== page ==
'Nontraditional' Is the Name of the New CRM Game
Takeup of CRM technologies will exponentially increase as nontraditional CRM begins to fill more needs, said SugarCRM's Jennifer Stagnaro. "The CRM industry is about 20 years old and has about 20 million users," she noted, "which seems like a lot until you think about it in the context of LinkedIn, which is a newer platform but has similar functionality of keeping track of people in a network."
As SugarCRM moves forward, fueled by its recent infusion of US$40 million by Goldman Sachs to invest in sales and marketing, it plans to focus on "the nontraditional use of CRM," said VP of Marketing Jennifer Stagnaro.
"That is, we plan to go beyond the traditional uses of sales force automation and customer service and marketing automation," she told CRM Buyer.
The nontraditional use of CRM is one of the fastest-growing aspects of the sector, Stagnaro noted.
Nontraditional CRM is any technology that enables customer-facing employees to service the customer, Stagnaro said, and it requires a broad reach, considering the many different channels that customers use these days.
"Ultimately, the goal is to make sure that every employee -- from the receptionist to the CEO -- knows what is going on with a particular customer, no matter what channel they use," she explained.
If a company doesn't have this knowledge, the consequences can be grim, according to Stagnaro. "Customers don't hesitate to write nasty reviews about products or service providers that have displeased them."
Building on Last Year's Rearchitecture
SugarCRM will be building on Sugar UX, the rearchitecture of the product suite it unveiled last November.
It sports a streamlined, rebuilt user interface equipped with visual forecasting, enhanced data quality, advanced contextual intelligence and better collaborative functionality. SugarCRM beefed up the user interface with activity streams that provide information about accounts, contacts, leads, opportunities, system notifications, team updates, third-party data and rich media.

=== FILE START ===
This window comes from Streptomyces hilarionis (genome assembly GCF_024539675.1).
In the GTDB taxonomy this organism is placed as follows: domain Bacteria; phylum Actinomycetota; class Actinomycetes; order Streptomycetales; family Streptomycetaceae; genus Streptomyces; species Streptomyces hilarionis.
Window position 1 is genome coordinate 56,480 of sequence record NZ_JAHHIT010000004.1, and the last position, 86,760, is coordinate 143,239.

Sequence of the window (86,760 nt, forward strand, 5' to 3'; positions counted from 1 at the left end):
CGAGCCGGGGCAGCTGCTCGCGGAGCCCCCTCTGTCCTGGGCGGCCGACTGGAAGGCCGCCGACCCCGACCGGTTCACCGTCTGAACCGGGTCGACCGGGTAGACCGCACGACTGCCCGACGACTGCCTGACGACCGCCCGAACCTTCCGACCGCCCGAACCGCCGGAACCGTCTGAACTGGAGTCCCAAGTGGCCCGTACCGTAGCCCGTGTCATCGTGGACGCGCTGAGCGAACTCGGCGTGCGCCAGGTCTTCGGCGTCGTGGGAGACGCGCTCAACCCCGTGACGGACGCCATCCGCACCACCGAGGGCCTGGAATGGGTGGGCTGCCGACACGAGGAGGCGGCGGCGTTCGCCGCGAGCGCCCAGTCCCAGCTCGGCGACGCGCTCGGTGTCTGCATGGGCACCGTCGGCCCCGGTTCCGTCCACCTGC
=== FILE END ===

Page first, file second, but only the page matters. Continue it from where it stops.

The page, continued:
UX is a very powerful tool from the user perspective, Stagnaro said, in that it gives each individual a wide view of the customer.
"It isn't just about reporting, which is important at the executive level," she noted. "It also simplifies the user experience, even as it provides such a wealth of information."
For example, a sales rep can log onto UX and see what is happening to a customer throughout the organization -- and not just his or her tiny piece of the process. Dashlets can integrate information from the ERP system, making this customer view even more powerful, Stagnaro added.
During its next phase of product development, SugarCRM will focus on more such integrations out of the box, Stagnaro continued. "We plan to make it simpler to take advantage of other integrations with CRM."
The company also is working on partnerships to deepen the out of the box integration.
One hypothetical example is a SugarCRM system integrated with a third-party data provider like Zillow, Stagnaro suggested. A sales person servicing residential insurance buyers might use that integration to notify customers when the value of their homes increased, possibly warranting an update of their insurance policies.
"That is where we see one focus for us -- increasing third-party data integration to help a sales person," she said.
Takeup of CRM technologies will exponentially increase as nontraditional CRM begins to fill more needs, Stagnaro said.
"The CRM industry is about 20 years old and has about 20 million users," she noted, "which seems like a lot until you think about it in the context of LinkedIn, which is a newer platform but has similar functionality of keeping track of people in a network."
LinkedIn has 200 million users, Stagnaro pointed out. "We call it the case of the missing zero -- we believe there are millions more users out there that want to keep track of their customers and prospects but still don't have the tools to do so."